Mean­while, of­fi­cials also in­spect the in­ter­sec­tion to see if it has ad­apt­able traffic sig­nals, if it is free of low-hanging power lines and if there are sites where cam­era poles can be in­stalled. Some­times, curb cuts and oth­er obstacles don’t al­low for a prop­er cam­era con­fig­ur­a­tion.

Knights Road and Frank­ford Av­en­ue is one of many in­ter­sec­tions where cam­er­as were pro­posed but did not ma­ter­i­al­ize.

When Pennsylvania’s red-light cam­era law first took ef­fect in 2005, the en­abling le­gis­la­tion lis­ted nine Phil­adelphia in­ter­sec­tions for con­sid­er­a­tion as cam­era sites.

Cam­er­as were in­stalled at three of those in­ter­sec­tions that year, fol­lowed by a fourth loc­a­tion in Janu­ary 2011. Five sites re­com­men­ded in the ori­gin­al state le­gis­la­tion still do not have red-light cam­er­as.

A re­port last year is­sued by the Pennsylvania State Trans­port­a­tion Ad­vis­ory Com­mit­tee, while cred­it­ing the pro­gram for re­du­cing red-light vi­ol­a­tions and crash fre­quency, found that, “A po­ten­tial neg­at­ive with the cur­rent law is that it neither defines any in­ter­sec­tion cri­ter­ia nor re­quires an en­gin­eer­ing study to be per­formed.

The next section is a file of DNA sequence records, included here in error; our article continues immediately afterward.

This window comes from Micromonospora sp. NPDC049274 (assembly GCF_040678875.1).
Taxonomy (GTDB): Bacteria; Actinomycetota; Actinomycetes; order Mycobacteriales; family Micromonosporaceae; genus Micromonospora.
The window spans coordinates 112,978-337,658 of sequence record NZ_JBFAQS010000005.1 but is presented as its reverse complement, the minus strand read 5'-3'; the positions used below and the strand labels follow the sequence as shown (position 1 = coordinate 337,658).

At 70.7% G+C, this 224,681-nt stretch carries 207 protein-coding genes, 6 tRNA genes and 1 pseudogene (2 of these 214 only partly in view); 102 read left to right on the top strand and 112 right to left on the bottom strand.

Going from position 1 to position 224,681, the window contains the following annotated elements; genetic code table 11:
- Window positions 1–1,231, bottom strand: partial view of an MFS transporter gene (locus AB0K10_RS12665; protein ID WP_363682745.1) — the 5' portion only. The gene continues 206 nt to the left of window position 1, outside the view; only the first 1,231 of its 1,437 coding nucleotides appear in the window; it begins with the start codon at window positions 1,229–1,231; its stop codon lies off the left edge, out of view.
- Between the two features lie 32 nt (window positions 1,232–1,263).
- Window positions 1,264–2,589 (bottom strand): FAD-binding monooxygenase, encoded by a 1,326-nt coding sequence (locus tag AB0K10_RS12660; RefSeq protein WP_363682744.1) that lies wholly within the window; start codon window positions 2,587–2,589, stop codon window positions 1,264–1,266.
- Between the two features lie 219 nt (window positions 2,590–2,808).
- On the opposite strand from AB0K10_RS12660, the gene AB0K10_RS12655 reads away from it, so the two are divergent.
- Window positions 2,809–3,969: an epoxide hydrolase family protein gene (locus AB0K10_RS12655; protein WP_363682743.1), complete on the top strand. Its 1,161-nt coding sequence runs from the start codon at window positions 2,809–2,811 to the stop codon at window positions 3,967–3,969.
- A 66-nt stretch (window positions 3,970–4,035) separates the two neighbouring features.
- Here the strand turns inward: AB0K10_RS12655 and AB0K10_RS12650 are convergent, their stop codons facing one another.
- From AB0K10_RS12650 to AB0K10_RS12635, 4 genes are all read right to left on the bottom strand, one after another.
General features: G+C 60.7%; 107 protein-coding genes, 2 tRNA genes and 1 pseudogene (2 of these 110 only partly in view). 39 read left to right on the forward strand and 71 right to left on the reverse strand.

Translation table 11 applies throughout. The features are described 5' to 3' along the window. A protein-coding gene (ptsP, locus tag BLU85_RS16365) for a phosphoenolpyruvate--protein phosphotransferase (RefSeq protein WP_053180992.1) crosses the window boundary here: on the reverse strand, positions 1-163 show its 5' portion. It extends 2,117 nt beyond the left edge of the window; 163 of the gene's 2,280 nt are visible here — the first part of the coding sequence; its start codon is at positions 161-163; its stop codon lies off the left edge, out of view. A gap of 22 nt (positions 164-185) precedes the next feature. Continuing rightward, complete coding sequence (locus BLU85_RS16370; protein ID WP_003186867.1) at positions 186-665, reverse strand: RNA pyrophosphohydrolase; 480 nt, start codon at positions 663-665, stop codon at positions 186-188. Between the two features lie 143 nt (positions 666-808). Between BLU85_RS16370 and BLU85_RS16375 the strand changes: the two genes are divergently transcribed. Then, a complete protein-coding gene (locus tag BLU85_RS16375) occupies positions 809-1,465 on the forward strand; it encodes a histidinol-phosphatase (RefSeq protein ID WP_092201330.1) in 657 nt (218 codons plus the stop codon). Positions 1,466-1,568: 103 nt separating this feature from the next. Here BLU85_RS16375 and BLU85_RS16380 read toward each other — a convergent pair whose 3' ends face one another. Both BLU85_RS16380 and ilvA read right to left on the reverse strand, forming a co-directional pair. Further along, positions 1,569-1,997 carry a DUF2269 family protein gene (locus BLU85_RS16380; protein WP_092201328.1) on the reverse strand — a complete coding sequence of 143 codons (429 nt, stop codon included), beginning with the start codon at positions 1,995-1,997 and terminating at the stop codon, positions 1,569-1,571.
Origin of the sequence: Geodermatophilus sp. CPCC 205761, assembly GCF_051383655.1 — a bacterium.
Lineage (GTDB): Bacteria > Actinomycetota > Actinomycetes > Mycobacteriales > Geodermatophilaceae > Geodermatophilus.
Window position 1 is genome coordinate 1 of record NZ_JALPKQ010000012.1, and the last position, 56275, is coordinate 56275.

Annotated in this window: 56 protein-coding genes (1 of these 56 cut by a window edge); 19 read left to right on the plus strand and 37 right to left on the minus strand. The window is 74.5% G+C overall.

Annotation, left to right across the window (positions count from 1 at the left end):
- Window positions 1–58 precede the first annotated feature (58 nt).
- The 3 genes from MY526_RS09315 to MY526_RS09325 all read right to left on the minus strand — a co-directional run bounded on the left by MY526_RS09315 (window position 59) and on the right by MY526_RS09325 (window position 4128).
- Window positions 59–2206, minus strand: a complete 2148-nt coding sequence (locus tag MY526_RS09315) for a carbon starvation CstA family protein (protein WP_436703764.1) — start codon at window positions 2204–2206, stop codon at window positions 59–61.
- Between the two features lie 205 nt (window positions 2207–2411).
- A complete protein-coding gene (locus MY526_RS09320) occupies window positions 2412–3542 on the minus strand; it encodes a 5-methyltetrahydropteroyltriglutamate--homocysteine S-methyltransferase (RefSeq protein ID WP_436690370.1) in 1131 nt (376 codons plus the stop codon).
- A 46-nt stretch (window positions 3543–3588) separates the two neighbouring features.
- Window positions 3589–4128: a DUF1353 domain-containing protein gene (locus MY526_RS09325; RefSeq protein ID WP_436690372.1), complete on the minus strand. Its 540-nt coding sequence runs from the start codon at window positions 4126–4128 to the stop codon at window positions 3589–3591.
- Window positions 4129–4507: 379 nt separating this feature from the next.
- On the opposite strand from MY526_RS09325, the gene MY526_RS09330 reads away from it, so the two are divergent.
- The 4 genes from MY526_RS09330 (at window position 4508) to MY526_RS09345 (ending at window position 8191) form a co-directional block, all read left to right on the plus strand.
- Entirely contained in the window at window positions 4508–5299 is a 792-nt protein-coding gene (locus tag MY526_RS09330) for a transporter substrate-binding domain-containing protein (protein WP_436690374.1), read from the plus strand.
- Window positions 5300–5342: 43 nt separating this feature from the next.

“Hav­ing this in place would con­firm that there are no ex­ist­ing prob­lems with the ex­ist­ing traffic sig­nals, etc., at pro­posed [red-light cam­era] in­ter­sec­tions. This would also im­prove ac­count­ab­il­ity, as se­lec­tion cri­ter­ia would en­sure con­sist­ency and trans­par­ency with the pub­lic.”

Boyle’s main prob­lem with the in­ter­sec­tions re­cently chosen is that they bear little re­semb­lance to the sites along Roosevelt Boulevard for which the pro­gram was ori­gin­ally in­ten­ded. The Boulevard is a 12-lane U.S. high­way sur­roun­ded by dense com­mer­cial and res­id­en­tial de­vel­op­ment.

In­ter­sec­tions like Bustleton and By­berry or By­berry and Wor­thing­ton are nar­row­er two-lane or four-lane roads. At peak hours, traffic jams — not high speeds — are the norm.

“Be­fore mov­ing for­ward, I would like to see some evid­ence that they’re needed there,” Boyle said. “We have to make sure that the de­cisions where they’re be­ing placed do re­late to safety.” ••

You can reach at wkenny@bsmphilly.com.

comments powered by Disqus